WASHINGTON/SEOUL -- As next month's meeting in Singapore between President Donald Trump and North Korean leader Kim Jong Un approaches, the U.S. is considering a joint statement that would include agreements on denuclearization and declaring an end to the Korean War.
Pyongyang has a history of breaking agreements on its nuclear program, including a framework established with Washington in 1994. The U.S. plans to add a deadline and a process for security guarantees sought by the North to give Kim more reason to abide by the deal. Japan -- which is also pushing for a deadline along with South Korea -- envisions a 2020 time frame, coinciding with the American presidential election that fall.
Washington also aims to establish as detailed a schedule as possible for such steps as International Atomic Energy Agency inspections and dismantling nuclear-related facilities. Japanese Prime Minister Shinzo Abe said in a Friday television appearance that his country "must bear its share of the costs" of IAEA inspections, given that its security is at stake.
U.S. principal deputy press secretary Raj Shah stressed to reporters on Thursday that "our policy is to ensure the complete, irreversible and verifiable denuclearization of the Korean Peninsula."
Trump aims to use the summit to notch a clear foreign policy victory ahead of November's midterm congressional elections. At a Thursday rally in the Midwestern state of Indiana, the president said he would meet with Kim to "pursue a future of peace and security for the world" and expressed confidence that they would "make a great deal." This is seen as a reference to declaring the Korean War over, which would constitute a major achievement.
On Friday, Trump thanked Singaporean Prime Minister Lee Hsien Loong by phone for his willingness to host the summit, the White House said.
Rumor has it that leaders from other countries, including China and South Korea, could participate in the summit. A senior American official acknowledged the possibility but said it remains unclear whether that will happen.
Declaring an end to the war would pave the way for talks with Beijing and Seoul to turn the armistice into a peace treaty to officially end hostilities, which may work in Kim's favor. The North Korean leader likely aims to distance the U.S. from the Korean Peninsula, weakening the greatest threat to his continued rule.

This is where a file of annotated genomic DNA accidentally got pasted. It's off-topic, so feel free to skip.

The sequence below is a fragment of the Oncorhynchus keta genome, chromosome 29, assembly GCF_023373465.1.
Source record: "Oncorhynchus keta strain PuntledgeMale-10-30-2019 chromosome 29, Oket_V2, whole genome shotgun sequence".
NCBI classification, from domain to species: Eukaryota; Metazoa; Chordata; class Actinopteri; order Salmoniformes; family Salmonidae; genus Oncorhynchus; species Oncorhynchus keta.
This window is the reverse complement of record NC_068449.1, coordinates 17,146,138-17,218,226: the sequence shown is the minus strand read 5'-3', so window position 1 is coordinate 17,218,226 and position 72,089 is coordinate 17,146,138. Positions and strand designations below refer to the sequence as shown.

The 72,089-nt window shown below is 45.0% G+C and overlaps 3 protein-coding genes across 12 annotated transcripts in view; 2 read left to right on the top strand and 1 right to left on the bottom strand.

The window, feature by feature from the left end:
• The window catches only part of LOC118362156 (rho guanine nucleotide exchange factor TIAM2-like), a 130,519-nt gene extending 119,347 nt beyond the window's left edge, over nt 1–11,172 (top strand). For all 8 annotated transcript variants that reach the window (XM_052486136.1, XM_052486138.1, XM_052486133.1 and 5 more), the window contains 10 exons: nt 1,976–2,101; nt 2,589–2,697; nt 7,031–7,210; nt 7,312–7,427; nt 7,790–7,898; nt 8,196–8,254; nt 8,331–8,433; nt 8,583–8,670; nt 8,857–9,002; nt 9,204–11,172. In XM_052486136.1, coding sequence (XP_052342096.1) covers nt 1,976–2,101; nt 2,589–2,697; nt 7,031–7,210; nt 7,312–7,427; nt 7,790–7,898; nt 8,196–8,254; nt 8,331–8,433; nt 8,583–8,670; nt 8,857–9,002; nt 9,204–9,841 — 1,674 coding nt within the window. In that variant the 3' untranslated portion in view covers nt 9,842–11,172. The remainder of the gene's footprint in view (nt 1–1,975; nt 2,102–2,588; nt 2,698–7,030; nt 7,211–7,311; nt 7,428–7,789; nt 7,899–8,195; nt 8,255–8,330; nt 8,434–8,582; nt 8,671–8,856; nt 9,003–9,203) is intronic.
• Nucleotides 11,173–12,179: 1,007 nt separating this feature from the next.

Though Washington and Pyongyang are still not entirely on the same page, other countries close to the situation see signs of a compromise emerging.
Reporting on Secretary of State Mike Pompeo's meeting with Kim this week, official North Korean media said on Thursday that Kim thanked him for bringing a message from Trump, "highly appreciating that the U.S. president has shown deep interest in settling the issue through dialogue" with a "new alternative plan." This may indicate progress on negotiating denuclearization and a peace regime, an official at South Korea's presidential Blue House said.
But whether and how these two main goals will be achieved hinges on the regional balance of power, and interested players are moving to maintain or expand their influence.
Kim and South Korean President Moon Jae-in agreed at their meeting on April 27 to hold three-way talks with the U.S., or four-party discussions including China, toward signing a peace treaty.
Beijing, fearing that it may be marginalized, has reportedly urged North Korea not to accept any framework produced solely by Seoul, Pyongyang and Washington. Xi is believed to be arranging a visit to the North shortly after the Trump-Kim summit.
China has played up its role as North Korea's patron of late, including by inviting Kim for two visits in the course of a month. By mending this previously fractious relationship, Beijing hopes to leverage its influence over Pyongyang in trade talks with the U.S.
Russia, too, worries that it may be left out of the loop. No plans have been made for a summit between Kim and President Vladimir Putin, though the Russian leader is slated to meet with Moon next month. Moscow seeks a revival of the stalled six-party talks on denuclearizing the North, which included it along with the two Koreas, host country China, the U.S. and Japan.
Russia has been stepping up economic cooperation with the North Koreans, particularly through infrastructure projects. Its Ministry of Foreign Affairs responded to last month's North-South joint statement by announcing plans to pursue three-way partnerships in such areas as rail, electricity and gas. Pyongyang and Moscow will also hold working-level talks next month on building an automobile bridge across the Tumen River, which runs along their land border, according to the Ministry for the Development of the Russian Far East.
And now that the North has agreed to work toward denuclearization, Seoul is also weighing restarting halted economic cooperation plans in anticipation of sanctions being lifted. At the summit, Moon handed Kim a USB drive containing a blueprint for North Korean economic development after it ends its nuclear program.
Despite the positive signs, negotiations could still break down, and the U.S. has not taken military options off the table. "No one in the Trump administration has any illusions about the negotiations ahead," wrote national security adviser John Bolton, a prominent hawk and a longtime advocate of a military approach to the North Korea crisis, in a Washington Post opinion piece.